Seahorse Fossils


Anatomical evidence, supported by molecular, physical, and genetic evidence, demonstrates seahorses are highly modified pipefish. The fossil record of seahorses, however, is very sparse. The best known and best studied fossils are specimens of H. guttulatus (though literature more commonly refers to them under the synonym of H. ramulosus), from the Marecchia River Formation of Rimini Province, Italy, dating back to the Lower Pliocene, about 3 million years ago. The earliest known seahorse fossils are of two pipefish-like species, H. sarmaticus and H. slovenicus from the coprolitic horizon of Tunjice Hills, a middle Miocene lagerstŠtte in Slovenia dating back about 13 million years.

Molecular dating finds that pipefish and seahorses diverged during the Late Oligocene. This has led to speculation that seahorses evolved in response to large areas of shallow water, newly created as the result of tectonic events. The shallow water would have allowed the expansion of seagrass habitats that selected for the camouflage offered by the seahorsesŐ upright posture. These tectonic changes occurred in the western Pacific Ocean, pointing to an origin there, with molecular data suggesting two later, separate invasions of the Atlantic Ocean. Read more ...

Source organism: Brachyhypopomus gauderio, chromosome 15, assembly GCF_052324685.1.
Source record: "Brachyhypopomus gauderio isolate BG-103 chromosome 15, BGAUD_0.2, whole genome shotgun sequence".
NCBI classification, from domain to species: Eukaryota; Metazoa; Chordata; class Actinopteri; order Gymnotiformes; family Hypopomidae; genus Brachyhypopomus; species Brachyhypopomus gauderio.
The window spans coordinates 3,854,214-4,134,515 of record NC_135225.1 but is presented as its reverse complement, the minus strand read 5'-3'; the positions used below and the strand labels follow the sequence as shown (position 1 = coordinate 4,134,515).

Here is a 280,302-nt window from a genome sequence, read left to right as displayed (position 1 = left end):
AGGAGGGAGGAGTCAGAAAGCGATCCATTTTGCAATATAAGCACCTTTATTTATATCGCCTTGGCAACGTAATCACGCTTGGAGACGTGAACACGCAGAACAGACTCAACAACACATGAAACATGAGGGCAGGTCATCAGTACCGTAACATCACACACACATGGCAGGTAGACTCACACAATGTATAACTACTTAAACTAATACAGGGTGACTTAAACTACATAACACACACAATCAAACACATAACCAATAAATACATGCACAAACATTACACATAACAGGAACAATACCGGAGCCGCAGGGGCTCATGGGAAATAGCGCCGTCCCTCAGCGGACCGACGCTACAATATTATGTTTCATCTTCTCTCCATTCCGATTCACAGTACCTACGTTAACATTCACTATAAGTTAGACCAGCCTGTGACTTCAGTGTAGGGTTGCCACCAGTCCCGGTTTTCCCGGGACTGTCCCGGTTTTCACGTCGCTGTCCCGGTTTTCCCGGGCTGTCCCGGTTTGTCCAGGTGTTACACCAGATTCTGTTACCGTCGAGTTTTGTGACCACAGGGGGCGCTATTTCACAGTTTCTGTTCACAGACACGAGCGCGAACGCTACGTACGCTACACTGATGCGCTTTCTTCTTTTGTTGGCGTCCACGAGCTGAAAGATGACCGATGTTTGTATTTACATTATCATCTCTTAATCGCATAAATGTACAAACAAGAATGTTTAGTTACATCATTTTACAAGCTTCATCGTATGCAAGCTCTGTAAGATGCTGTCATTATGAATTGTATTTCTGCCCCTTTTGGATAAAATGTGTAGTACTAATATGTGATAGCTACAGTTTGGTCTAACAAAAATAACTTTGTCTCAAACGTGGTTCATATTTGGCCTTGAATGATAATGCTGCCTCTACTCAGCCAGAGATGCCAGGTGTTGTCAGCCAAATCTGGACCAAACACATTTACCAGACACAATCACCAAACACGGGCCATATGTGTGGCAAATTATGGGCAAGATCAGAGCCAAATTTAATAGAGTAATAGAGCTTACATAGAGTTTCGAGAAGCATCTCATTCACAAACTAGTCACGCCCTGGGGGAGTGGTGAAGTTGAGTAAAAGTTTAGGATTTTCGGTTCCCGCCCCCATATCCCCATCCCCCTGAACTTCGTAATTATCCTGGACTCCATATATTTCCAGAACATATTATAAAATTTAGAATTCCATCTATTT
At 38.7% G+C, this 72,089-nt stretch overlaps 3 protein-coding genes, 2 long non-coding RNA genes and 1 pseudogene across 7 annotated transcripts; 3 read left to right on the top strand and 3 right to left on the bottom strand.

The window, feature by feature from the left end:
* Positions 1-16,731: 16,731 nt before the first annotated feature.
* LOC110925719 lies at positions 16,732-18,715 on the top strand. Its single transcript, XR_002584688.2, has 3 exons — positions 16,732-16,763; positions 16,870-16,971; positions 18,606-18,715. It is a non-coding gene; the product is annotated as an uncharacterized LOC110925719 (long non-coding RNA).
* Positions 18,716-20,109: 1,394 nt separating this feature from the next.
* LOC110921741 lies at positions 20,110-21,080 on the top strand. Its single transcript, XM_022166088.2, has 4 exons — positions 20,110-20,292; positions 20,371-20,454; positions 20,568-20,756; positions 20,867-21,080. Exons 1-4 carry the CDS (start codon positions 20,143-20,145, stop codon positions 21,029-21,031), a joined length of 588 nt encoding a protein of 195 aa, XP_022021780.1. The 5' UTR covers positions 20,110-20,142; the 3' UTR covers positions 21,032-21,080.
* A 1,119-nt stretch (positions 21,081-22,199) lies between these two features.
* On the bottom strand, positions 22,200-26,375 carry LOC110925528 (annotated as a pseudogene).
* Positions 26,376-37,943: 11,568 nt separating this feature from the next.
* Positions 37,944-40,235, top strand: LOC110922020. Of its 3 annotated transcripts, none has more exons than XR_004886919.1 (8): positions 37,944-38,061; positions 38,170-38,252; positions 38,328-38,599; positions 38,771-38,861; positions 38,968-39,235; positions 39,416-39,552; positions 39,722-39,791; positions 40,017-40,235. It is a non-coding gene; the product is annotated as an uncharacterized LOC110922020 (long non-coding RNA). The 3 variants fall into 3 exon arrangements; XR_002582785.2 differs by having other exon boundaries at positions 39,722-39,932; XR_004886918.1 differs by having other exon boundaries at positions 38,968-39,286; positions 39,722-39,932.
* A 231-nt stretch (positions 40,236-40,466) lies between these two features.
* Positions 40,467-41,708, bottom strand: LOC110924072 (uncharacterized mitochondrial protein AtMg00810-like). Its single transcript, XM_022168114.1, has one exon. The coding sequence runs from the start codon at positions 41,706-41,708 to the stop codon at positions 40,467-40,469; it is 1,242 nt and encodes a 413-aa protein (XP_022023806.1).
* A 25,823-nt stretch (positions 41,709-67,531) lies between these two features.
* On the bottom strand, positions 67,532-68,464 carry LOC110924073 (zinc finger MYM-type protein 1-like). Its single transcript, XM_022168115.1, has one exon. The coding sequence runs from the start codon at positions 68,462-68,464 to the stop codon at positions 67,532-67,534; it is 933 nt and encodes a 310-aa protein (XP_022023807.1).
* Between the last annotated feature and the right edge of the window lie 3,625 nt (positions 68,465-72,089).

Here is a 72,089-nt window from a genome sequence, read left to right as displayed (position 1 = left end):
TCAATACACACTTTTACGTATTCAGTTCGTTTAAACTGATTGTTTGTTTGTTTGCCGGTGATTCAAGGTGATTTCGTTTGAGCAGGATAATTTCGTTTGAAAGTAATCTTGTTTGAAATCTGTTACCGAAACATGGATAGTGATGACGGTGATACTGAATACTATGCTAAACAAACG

In the News ...


Ancient Pygmy Pipehorse Species Found   National Geographic - May 10, 2012
Fossils of a new species of pygmy pipehorse - a relative of the seahorse - have been discovered in Slovenia, a new study says. Scientists discovered the 1-inch-long (2.5-centimeter-long) species dubbed Hippotropiscis frenki in a fossil-rich region called the Tunjice Hills, where the team also found the oldest known seahorse fossils in 2009. Pygmy pipehorses are thought to be an evolutionary link between seahorses and their close relatives, including pipefish and seadragons. The animals share so many features that at first study leader Jure Zalohar and colleagues thought the newfound fossils belonged to another type of ancient seahorse. Modern pygmy pipehorses also look and behave a lot like seahorses pygmy pipehorse males, for instance, care for their fertilized eggs in a special pouch.




Oldest Seahorses Found; Help Solve Mystery   National Geographic - May 4, 2009

The oldest seahorse fossils discovered to date have been uncovered in Slovenia, including this two-inch-long (five-centimeter-long) adult female Hippocampus sarmaticus fossil (left, and in an artist's reconstruction, right). The 13-million-year-old finds, which include the only known extinct seahorse species, are shedding light on how the naturally weak swimmers managed to disperse around the world.





Seahorse




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